Today at the Riyadh Book Fair, Dr. Aisha Al Mana and Dr. Hissa Al Sheikh sat down to sign their book documenting the first demonstration to lift the ban on women driving on November 6th, 1990. Dr. Madiha Al Ajroush was there too with her camera and was kind enough to share the photos she took here. Dr. Al Ajroush had participated in the 1990 demonstration and is the only Saudi woman to take part in every single demonstration and movement to lift the ban on women driving since the first one. She’s also a renowned photographer who has at this year’s book fair an aisle named in her honor.
I’m currently in the process of translating the Sixth of November book. Scroll down to read a sample of the book in English.
Sample from the book:
At around 2:30 in the afternoon of November 6th 1990, a good crowd of women started showing up at the parking lot of the Safeway supermarket. Some were driven there by their drivers and others were driven their by their husbands or sons. Once at the parking lot, the chauffeurs, husbands and sons relinquished the cars to the women. The number of women outnumbered the number of cars available. There were forty-seven women and fourteen cars taking part in the demonstration. Not all of the women knew each other and some had never met before that fateful day.
Every woman with a valid driving license obtained from abroad assumed the driver’s seat in each car while the other women got in the passenger’s seats for support. As the prayer call for the afternoon prayer began, the women started their cars. Their husbands, sons and drivers stood in the parking lot, in silence, watching. The simplicity and justice of the movement lent it a reverence that enabled the women to trust in each other and have the courage to act together in their shared cause.
The women started driving their cars one after the other. At the head of the demonstration was a car driven by Wafa Al Muneef followed by another driven by Dr. Aisha Al-Mana. They started on King Abdulaziz street and went on to Ouroba street and then took a left onto Thalatheen Street. The stop lights slowed some of them down. The cars at the beginning of the movement would every once in awhile slow down so that the cars behind could catch up, as they had decided that they would stay together. The scene drew spectators both pedestrians and other car drivers. They stood in shock and disbelief but did not interfere with the procession.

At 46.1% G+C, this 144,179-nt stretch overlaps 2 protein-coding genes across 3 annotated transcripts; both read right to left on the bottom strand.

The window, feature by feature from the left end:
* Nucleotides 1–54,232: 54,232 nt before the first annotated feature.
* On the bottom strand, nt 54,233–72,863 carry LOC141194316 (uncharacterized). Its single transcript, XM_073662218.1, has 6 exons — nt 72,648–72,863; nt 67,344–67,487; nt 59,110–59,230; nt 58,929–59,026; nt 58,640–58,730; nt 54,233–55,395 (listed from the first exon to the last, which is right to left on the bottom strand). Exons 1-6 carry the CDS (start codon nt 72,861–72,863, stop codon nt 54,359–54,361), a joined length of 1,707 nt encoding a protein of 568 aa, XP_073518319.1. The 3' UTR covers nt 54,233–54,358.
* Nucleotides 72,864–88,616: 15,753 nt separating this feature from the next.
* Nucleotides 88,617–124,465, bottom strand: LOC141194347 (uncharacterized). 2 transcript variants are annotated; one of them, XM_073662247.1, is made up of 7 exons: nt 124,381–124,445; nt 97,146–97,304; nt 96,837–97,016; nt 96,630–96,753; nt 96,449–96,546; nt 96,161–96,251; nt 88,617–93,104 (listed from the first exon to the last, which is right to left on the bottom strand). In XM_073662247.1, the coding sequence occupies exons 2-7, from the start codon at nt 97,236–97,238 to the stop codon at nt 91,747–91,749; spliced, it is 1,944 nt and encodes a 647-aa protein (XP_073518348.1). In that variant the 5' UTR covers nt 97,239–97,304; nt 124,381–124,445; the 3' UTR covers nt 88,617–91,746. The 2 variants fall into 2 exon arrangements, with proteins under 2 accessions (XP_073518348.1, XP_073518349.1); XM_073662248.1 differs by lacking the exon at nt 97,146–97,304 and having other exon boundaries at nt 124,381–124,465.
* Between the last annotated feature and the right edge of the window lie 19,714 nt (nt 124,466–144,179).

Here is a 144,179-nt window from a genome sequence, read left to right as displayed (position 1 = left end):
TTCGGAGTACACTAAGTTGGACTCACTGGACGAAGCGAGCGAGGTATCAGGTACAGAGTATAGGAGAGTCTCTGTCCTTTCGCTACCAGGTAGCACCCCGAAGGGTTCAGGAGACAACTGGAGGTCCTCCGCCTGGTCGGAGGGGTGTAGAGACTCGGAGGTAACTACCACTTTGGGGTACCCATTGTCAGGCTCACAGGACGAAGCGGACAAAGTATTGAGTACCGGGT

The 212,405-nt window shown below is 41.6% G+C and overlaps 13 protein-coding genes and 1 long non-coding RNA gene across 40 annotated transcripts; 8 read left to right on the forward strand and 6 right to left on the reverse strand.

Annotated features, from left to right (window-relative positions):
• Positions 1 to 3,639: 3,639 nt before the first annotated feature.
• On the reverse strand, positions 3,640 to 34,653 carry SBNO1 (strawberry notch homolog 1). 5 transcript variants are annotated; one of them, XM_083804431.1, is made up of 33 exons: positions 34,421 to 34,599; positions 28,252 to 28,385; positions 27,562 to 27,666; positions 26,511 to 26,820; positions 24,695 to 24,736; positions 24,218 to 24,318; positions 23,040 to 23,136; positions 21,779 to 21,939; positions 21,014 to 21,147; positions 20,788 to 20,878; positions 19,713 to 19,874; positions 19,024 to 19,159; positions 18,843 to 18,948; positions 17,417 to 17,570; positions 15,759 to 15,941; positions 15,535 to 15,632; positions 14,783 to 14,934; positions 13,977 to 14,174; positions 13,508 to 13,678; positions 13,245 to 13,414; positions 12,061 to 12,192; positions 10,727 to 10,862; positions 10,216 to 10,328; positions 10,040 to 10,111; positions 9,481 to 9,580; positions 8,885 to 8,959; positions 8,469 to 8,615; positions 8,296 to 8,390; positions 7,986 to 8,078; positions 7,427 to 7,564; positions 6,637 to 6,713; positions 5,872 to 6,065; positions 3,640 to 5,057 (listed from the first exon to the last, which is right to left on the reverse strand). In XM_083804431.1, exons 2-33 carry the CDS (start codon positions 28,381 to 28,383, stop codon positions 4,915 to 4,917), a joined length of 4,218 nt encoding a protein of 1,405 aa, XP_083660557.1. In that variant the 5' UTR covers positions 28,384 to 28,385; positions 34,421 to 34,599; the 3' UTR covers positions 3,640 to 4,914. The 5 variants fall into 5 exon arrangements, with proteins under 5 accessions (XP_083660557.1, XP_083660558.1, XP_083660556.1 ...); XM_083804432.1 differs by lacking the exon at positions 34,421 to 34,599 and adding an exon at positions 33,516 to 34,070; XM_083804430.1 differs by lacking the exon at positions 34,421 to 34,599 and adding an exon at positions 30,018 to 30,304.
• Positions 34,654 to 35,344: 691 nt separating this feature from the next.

Emboldened by the fact that the police had not stopped them or paid them any attention, the women at the head of the demonstration decided to drive another round. It was at the beginning of the second round that the police finally intervened and stopped the women. The police stopped the women’s cars one by one in a line against the pavement in front of The Riyadh Palace Function Hall on King Abdul Aziz street. The presence of members of the Commission for the Promotion of Virtue and Prevention of Vice (Religious Police) shortly followed the appearance of the police.
The first thing the policemen did after stopping the demonstration was to ask the women to produce their driving licenses. One woman quickly handed over a valid driving license she had obtained from the U.S.A. Faced with this awkward situation, the perturbed policemen called for their superior who arrived just as the members of the Commission for the Promotion of Virtue and Prevention of Vice did. The Commission members requested that the police entrust the women and the investigation over to the Commission. The women opposed the idea completely and the police refused as well.